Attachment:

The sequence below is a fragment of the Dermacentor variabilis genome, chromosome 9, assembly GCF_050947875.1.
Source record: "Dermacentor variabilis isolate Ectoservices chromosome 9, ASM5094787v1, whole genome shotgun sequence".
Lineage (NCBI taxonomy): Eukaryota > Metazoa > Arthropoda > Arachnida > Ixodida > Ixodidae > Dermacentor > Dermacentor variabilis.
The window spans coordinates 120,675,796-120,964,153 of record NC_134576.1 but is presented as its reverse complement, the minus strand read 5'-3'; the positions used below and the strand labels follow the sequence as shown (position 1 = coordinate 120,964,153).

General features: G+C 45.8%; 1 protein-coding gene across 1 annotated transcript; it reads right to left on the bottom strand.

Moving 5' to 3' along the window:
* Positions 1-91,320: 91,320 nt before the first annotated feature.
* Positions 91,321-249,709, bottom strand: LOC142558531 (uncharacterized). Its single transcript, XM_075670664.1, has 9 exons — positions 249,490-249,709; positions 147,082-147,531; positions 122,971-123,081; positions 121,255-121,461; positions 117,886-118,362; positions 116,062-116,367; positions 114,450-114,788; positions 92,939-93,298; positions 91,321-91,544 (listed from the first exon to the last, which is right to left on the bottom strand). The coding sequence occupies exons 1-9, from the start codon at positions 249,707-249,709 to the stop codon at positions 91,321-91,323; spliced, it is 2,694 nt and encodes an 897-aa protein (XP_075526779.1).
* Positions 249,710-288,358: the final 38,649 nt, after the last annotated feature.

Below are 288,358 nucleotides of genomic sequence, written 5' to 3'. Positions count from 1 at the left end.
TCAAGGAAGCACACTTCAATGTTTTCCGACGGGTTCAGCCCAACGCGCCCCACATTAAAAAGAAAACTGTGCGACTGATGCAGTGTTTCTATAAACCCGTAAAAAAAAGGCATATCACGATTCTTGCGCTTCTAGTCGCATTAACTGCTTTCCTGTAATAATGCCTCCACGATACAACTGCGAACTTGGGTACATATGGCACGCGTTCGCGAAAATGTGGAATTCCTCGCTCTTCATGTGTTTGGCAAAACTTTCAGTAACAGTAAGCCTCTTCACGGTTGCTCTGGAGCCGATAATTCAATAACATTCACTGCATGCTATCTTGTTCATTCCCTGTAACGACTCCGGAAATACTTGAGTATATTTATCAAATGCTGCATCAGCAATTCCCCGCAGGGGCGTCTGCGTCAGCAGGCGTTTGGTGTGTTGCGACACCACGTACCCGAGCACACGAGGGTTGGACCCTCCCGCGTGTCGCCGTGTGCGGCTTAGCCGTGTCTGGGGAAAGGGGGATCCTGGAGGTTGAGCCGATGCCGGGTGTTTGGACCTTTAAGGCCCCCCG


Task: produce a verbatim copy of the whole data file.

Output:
The sequence below is a fragment of the Dermacentor variabilis genome, chromosome 9, assembly GCF_050947875.1.
Source record: "Dermacentor variabilis isolate Ectoservices chromosome 9, ASM5094787v1, whole genome shotgun sequence".
Lineage (NCBI taxonomy): Eukaryota > Metazoa > Arthropoda > Arachnida > Ixodida > Ixodidae > Dermacentor > Dermacentor variabilis.
The window spans coordinates 120,675,796-120,964,153 of record NC_134576.1 but is presented as its reverse complement, the minus strand read 5'-3'; the positions used below and the strand labels follow the sequence as shown (position 1 = coordinate 120,964,153).

General features: G+C 45.8%; 1 protein-coding gene across 1 annotated transcript; it reads right to left on the bottom strand.

Moving 5' to 3' along the window:
* Positions 1-91,320: 91,320 nt before the first annotated feature.
* Positions 91,321-249,709, bottom strand: LOC142558531 (uncharacterized). Its single transcript, XM_075670664.1, has 9 exons — positions 249,490-249,709; positions 147,082-147,531; positions 122,971-123,081; positions 121,255-121,461; positions 117,886-118,362; positions 116,062-116,367; positions 114,450-114,788; positions 92,939-93,298; positions 91,321-91,544 (listed from the first exon to the last, which is right to left on the bottom strand). The coding sequence occupies exons 1-9, from the start codon at positions 249,707-249,709 to the stop codon at positions 91,321-91,323; spliced, it is 2,694 nt and encodes an 897-aa protein (XP_075526779.1).
* Positions 249,710-288,358: the final 38,649 nt, after the last annotated feature.

Below are 288,358 nucleotides of genomic sequence, written 5' to 3'. Positions count from 1 at the left end.
TCAAGGAAGCACACTTCAATGTTTTCCGACGGGTTCAGCCCAACGCGCCCCACATTAAAAAGAAAACTGTGCGACTGATGCAGTGTTTCTATAAACCCGTAAAAAAAAGGCATATCACGATTCTTGCGCTTCTAGTCGCATTAACTGCTTTCCTGTAATAATGCCTCCACGATACAACTGCGAACTTGGGTACATATGGCACGCGTTCGCGAAAATGTGGAATTCCTCGCTCTTCATGTGTTTGGCAAAACTTTCAGTAACAGTAAGCCTCTTCACGGTTGCTCTGGAGCCGATAATTCAATAACATTCACTGCATGCTATCTTGTTCATTCCCTGTAACGACTCCGGAAATACTTGAGTATATTTATCAAATGCTGCATCAGCAATTCCCCGCAGGGGCGTCTGCGTCAGCAGGCGTTTGGTGTGTTGCGACACCACGTACCCGAGCACACGAGGGTTGGACCCTCCCGCGTGTCGCCGTGTGCGGCTTAGCCGTGTCTGGGGAAAGGGGGATCCTGGAGGTTGAGCCGATGCCGGGTGTTTGGACCTTTAAGGCCCCCCG